FIGS are one of Autumn’s ephemeral delights due to their luscious, but highly perishable fragile nature. Which also makes figs spendy (as Bri used to say), whether you buy them in the grocery store or at your local farmers market.
Fortunately for us, our dear Tai Chi classmate, Lily Wong, has been bringing her fig tree’s bountiful crop to share after our evening classes. Lily, a tiny Chinese lady with a constant smile, tells us she’s 85 or 90 depending on the effect she wants to achieve. I think of her as our class mascot, ’cause she’s a darling…and dedicated to Tai Chi practice. She attends 4 or more classes a week. Can’t even imagine my 85-year-old parents doing Tai Chi like Lily does.
We found out at Tuesday night’s class, week before last, that Lily took a spill from her ladder. What was she doing? Harvesting her purple figs, of course! A bit banged-up and bruised ~ no broken bones, thank goodness (!) and thank Tai Chi, which makes our bones strong ~ Lily managed to get herself over to her daughter’s house. Then spent the night in the hospital..for good measure. Her doctors may have been hoping to keep her off ladders at least overnight! She’s a quietly determined, independent woman….and as that folk saying goes: You can’t keep a good woman down for long!
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Thought you might enjoy a bit on the history of fig cultivation. Tips on eating fresh figs follow, and then I’ve gathered some links to yummy fig recipes for you to try.
Figs ~ Origin and Distribution
One of the first plants cultivated by humans – fossil records go back 9500 years indicating figs predate cultivation of wheat and legumes. While ancient history of the fig centers around the Mediterranean region, it’s thought to be indigenous to western Asia.
Botanically identified as Ficus carica L. (family Moraceae), figs are a unique genus embracing over 1,000 species, mostly giant “rubber trees,” primarily tropical plants though it’s commonly cultivated in many mild, Mediterranean-type climates. Fig-growing areas stretch from Afghanistan to southern Germany on to the Canary Islands. Figs were introduced into England some time between 1525 – 1548. Records are not clear when the common fig entered China, but by 1550, it was reported in Chinese gardens. European figs were eventually taken to China, Japan, India, South Africa and Australia.
The first figs in the Americas were planted in Mexico in 1560. Later introduced into California in 1769, when the San Diego Mission was established. Many special varieties were received from Europe in the eastern United States, where the fig reached Virginia in 1669. From Virginia, fig culture spread to the Carolinas, Georgia, Florida, Alabama, Mississippi, Louisiana and Texas.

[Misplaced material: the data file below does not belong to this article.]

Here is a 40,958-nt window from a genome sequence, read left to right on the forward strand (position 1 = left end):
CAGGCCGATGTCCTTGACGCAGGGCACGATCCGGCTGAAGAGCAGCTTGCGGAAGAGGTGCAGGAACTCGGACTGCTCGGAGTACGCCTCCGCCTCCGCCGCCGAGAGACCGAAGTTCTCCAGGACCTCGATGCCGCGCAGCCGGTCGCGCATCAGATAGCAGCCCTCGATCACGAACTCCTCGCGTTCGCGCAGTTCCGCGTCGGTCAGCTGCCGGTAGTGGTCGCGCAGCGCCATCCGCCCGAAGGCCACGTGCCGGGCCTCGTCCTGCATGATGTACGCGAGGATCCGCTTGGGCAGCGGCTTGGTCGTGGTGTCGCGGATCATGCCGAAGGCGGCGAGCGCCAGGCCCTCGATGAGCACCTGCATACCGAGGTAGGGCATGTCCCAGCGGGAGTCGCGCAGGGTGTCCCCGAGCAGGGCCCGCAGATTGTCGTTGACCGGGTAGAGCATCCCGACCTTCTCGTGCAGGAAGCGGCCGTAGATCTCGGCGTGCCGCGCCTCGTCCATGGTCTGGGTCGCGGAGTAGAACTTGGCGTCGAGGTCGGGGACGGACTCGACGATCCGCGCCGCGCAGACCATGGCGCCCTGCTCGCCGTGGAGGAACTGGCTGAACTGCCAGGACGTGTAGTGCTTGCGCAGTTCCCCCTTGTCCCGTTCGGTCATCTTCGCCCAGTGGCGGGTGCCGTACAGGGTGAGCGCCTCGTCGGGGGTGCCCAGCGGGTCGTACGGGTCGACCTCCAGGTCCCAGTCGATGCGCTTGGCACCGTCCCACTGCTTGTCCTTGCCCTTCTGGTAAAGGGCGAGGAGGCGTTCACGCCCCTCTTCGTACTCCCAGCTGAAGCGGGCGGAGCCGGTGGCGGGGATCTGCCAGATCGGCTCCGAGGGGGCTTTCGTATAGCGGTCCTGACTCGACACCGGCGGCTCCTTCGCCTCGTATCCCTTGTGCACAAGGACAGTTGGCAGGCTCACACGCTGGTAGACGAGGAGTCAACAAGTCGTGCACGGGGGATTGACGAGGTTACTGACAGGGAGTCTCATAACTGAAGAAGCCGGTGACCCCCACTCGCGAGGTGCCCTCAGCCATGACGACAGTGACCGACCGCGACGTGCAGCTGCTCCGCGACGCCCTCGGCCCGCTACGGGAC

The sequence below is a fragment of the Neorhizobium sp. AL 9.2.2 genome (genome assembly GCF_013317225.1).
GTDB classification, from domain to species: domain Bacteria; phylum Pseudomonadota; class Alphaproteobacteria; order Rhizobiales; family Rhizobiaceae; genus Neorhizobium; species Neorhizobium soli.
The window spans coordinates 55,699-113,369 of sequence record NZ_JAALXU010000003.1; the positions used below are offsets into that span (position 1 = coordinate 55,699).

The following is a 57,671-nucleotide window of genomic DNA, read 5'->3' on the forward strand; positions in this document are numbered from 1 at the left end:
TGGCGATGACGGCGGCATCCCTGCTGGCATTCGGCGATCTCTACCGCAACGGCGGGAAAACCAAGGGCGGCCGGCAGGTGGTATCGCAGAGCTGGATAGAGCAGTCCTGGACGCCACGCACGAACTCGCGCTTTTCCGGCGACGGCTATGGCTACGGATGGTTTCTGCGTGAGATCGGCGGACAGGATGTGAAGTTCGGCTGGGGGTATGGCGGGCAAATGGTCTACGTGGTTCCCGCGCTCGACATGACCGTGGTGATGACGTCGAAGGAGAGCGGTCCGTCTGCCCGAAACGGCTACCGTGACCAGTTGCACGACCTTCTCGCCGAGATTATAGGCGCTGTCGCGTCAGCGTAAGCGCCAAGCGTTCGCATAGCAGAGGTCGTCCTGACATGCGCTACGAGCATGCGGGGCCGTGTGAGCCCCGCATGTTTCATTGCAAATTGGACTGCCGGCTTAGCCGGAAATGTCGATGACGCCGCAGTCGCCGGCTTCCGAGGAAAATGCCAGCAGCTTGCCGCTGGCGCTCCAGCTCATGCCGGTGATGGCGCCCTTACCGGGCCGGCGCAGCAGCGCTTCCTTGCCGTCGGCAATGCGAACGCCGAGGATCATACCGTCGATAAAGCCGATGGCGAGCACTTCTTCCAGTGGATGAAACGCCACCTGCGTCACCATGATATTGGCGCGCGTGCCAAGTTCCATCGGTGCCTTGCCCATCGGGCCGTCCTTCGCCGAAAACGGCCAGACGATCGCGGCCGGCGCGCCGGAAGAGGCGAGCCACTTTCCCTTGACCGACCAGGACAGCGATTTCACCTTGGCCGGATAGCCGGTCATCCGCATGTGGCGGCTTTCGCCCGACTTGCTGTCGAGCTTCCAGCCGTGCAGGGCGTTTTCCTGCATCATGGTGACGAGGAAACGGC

Ethnic Figs in America
The great bulk of figs are varieties imported from Europe and the Middle East and from saved seedlings. Only a few varieties were brought into the U.S. until the annexation of California in 1848-49. Individual settlers there began importing figs in the early 1850s, but the great expansion of imports began in 1880, first with the efforts of the San Francisco Examiner to import the best Turkish varieties and, second with the establishment of an importation program in the U. S. Department of Agriculture. The Smyrna fig was brought to California in 1881-82, but it was not until 1900 that a special wasp was introduced to serve as pollinators, making commercial fig horticulture possible.
The USDA’s most noteworthy importation was nearly 100 varieties from Great Britain’s Chiswick Collection. Many of our best figs derive from them. Imports tapered off, but a few varieties continue to dribble in. The popular Chicago Hardy and Sal’s Fig many have been smuggled in by immigrants decades ago. Recent imports include ZIDI from Tunisia in the 1950s and NAZARI from Israel in 1997.
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TheCityCook has a helpful article with a series of questions on fresh figs, if you’re not familiar with eating them. Here’s an excerpt:
How do I know a fig is ripe?
Figs do not ripen after they’re picked so they must be at their peak when harvested. This makes them particularly fragile and vulnerable to bruises and damage. Usually when figs are sold at a fruit stand or produce market, they’re ready to eat. When buying, look for figs that are tender to the touch and have a sweet fragrance. Touch each before you buy to make sure they haven’t become too soft, and thus over-ripe.
How do I store figs?
Because they’re perishable…buy figs only a day or two before you plan to eat them. Because they’re fragile, handle and store them carefully. Fresh figs should be refrigerated, but eaten at room temperature. Before eating, rinse…with cool water and gently wipe dry.